Nashville Ballet Premiers Candid, Contemporary Story of LUCY NEGRO REDUX
Exploring themes of otherness, equality and self-worth, Nashville Ballet will premiere Artistic Director Paul Vasterling's boundary-pushing ballet, Lucy Negro Redux, at TPAC's Polk Theater, February 8-10.
In a time-bending tale, Lucy Negro Redux examines William Shakespeare's love life and the subjects of his famed sonnets - the "Dark Lady" and "Fair Youth" - informed by the scholarly theory that these individuals were a black woman and a young, male lover, respectively. Featuring a narrator that sees herself in Lucy Negro, Vasterling's new work depicts one woman's journey of love and self-acceptance with the help of the Bard's poems.
"This is such a special piece to have the privilege of bringing to life. It's really a story for anyone who has ever felt othered, who's felt different, excluded or oppressed because of who they are," said Vasterling. "I hope it will be galvanizing in a way that calls us to be kinder and more loving to those who may be different from us, as well as to ourselves."
Inspired by Caroline Randall Williams's book of the same name, Vasterling brings the Nashville-based author and poet to the stage to perform spoken word excerpts from the book during the ballet. The list of impressive women of color lending their voices to this work doesn't stop there - Lucy Negro Redux features a score commissioned by Grammy Award-winning artist and MacArthur Fellow Rhiannon Giddens who will also appear onstage along with co-composer Francesco Turrisi, an Italian musician and music scholar bringing his talents and expertise on Elizabethan music to the project.
Nashville Ballet company artist Kayla Rowser will take on the title role of Lucy Negro. A rarity of its discipline, Vasterling created Lucy Negro Redux as a ballet exclusively for a black, female lead.
"The timing is right for this work," Vasterling said. "Not only because of the place we're at culturally in our society, but because Kayla is at a place in her career where she is so well-prepared to take on this role - she has the dance experience, and the life experience, needed to inform this piece and the strength to carry the weight of such a relevant story on her shoulders with professionalism and grace."
"I am so lucky to be able to do what I love for a living," Rowser said. "I have danced so many incredible roles - roles that dancers work towards for a lifetime - but now for the first time in my entire career, in Lucy Negro Redux, I'm finally able to take the stage as myself," Rowser said.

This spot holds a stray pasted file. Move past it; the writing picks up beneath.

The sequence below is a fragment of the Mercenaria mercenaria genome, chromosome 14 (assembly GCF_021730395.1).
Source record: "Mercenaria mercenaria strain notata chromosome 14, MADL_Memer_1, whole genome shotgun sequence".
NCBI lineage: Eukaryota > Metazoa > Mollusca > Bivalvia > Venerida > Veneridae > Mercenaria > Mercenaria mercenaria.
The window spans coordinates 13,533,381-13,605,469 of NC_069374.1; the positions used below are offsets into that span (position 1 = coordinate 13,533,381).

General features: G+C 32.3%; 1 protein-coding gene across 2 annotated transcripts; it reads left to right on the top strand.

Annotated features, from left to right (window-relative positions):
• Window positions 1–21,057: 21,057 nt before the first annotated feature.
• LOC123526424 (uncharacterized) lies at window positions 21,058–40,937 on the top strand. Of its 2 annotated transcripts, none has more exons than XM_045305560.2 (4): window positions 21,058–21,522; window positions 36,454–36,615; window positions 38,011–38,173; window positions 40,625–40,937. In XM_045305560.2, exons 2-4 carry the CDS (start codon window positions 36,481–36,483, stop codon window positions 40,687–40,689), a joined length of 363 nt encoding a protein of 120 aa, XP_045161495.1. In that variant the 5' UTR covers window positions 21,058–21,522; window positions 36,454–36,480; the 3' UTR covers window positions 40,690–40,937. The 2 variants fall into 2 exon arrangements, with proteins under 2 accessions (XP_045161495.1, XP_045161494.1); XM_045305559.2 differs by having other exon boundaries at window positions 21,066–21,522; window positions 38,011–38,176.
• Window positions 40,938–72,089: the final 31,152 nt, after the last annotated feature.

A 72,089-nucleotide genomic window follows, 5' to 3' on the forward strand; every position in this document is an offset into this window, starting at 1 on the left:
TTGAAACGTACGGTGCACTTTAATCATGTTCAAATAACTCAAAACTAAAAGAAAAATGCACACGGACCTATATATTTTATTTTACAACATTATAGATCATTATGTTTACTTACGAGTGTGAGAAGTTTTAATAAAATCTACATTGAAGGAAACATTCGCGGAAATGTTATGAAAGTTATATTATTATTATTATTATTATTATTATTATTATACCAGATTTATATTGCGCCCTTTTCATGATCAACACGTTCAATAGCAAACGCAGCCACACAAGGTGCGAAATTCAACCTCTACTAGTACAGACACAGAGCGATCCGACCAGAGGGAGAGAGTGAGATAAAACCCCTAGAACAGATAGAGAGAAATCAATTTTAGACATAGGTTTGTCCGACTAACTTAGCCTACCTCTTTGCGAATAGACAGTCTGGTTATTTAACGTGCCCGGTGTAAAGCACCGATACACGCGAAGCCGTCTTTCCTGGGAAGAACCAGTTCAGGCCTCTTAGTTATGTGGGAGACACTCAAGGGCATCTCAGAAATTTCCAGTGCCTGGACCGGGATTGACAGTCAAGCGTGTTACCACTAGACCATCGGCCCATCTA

Nashville Ballet is hosting several upcoming ancillary events surrounding the premiere of Lucy Negro Redux. These events are open to the public offering community members opportunities to learn more about the story and themes of Lucy Negro Redux before seeing the premiere and exist to further the conversation around equity and otherness highlighted in the production.
Lucy Negro Redux Event Calendar:
- Monday, Jan. 21: Rehearsal Viewing, Panel Discussion, Exhibit Opening - Lucy Negro Redux: Reimagining the Dark Lady at Nashville Ballet in collaboration with the National Museum of African American Music (FREE)
- Tuesday, Jan. 22 - Thursday, Jan. 31: Inside the Ballet with Mitchell Korn at Nashville Ballet ($40 for four-class series)
- Wednesday, Jan. 30: Rehearsal Viewing at Nashville Ballet (FREE)
About Nashville Ballet
Nashville Ballet is the largest professional ballet company in Tennessee. Nashville Ballet presents a varied repertoire of classical ballet and contemporary works by noted choreographers, including original works by Artistic Director Paul Vasterling. Nashville Ballet and the Second Company, NB2 (a pre-professional training company), provide more than 55,000 arts experiences to adults and children annually through season performances and its Community Engagement programming. Curriculum-based Community Engagement programs bring dance education to community centers, colleges, public libraries and public elementary, middle and high schools across the state. School of Nashville Ballet brings world-class dance instruction to students age 2 to 70.
Nashville Ballet receives public funding from Metro Arts, Tennessee Arts Commission and the National Endowment for the Arts. Contributions from local, regional and national institutional funders and community partners, as well as hundreds of generous individuals, provide ongoing support of Nashville Ballet's mission-critical programs.